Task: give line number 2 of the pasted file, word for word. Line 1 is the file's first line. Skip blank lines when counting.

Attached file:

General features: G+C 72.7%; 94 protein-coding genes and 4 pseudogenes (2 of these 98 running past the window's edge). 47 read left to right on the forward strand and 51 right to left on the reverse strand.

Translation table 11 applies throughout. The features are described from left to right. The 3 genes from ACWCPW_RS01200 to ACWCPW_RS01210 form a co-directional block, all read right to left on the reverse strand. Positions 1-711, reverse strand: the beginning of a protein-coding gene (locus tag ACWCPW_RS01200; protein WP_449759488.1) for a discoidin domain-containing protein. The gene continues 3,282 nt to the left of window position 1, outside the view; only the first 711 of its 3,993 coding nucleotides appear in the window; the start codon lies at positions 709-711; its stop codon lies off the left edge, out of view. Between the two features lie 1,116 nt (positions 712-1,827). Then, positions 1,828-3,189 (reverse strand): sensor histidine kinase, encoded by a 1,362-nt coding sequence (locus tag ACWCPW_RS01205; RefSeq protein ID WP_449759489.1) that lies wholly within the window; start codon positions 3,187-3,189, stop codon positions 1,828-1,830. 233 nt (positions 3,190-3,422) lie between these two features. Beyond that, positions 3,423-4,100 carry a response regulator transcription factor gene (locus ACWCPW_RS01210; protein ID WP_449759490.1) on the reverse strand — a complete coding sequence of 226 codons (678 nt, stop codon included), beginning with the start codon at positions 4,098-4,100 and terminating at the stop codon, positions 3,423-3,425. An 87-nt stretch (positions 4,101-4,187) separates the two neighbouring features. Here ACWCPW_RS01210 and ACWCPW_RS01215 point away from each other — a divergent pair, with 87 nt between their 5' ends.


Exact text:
Translation table 11 applies throughout. The features are described from left to right. The 3 genes from ACWCPW_RS01200 to ACWCPW_RS01210 form a co-directional block, all read right to left on the reverse strand. Positions 1-711, reverse strand: the beginning of a protein-coding gene (locus tag ACWCPW_RS01200; protein WP_449759488.1) for a discoidin domain-containing protein. The gene continues 3,282 nt to the left of window position 1, outside the view; only the first 711 of its 3,993 coding nucleotides appear in the window; the start codon lies at positions 709-711; its stop codon lies off the left edge, out of view. Between the two features lie 1,116 nt (positions 712-1,827). Then, positions 1,828-3,189 (reverse strand): sensor histidine kinase, encoded by a 1,362-nt coding sequence (locus tag ACWCPW_RS01205; RefSeq protein ID WP_449759489.1) that lies wholly within the window; start codon positions 3,187-3,189, stop codon positions 1,828-1,830. 233 nt (positions 3,190-3,422) lie between these two features. Beyond that, positions 3,423-4,100 carry a response regulator transcription factor gene (locus ACWCPW_RS01210; protein ID WP_449759490.1) on the reverse strand — a complete coding sequence of 226 codons (678 nt, stop codon included), beginning with the start codon at positions 4,098-4,100 and terminating at the stop codon, positions 3,423-3,425. An 87-nt stretch (positions 4,101-4,187) separates the two neighbouring features. Here ACWCPW_RS01210 and ACWCPW_RS01215 point away from each other — a divergent pair, with 87 nt between their 5' ends.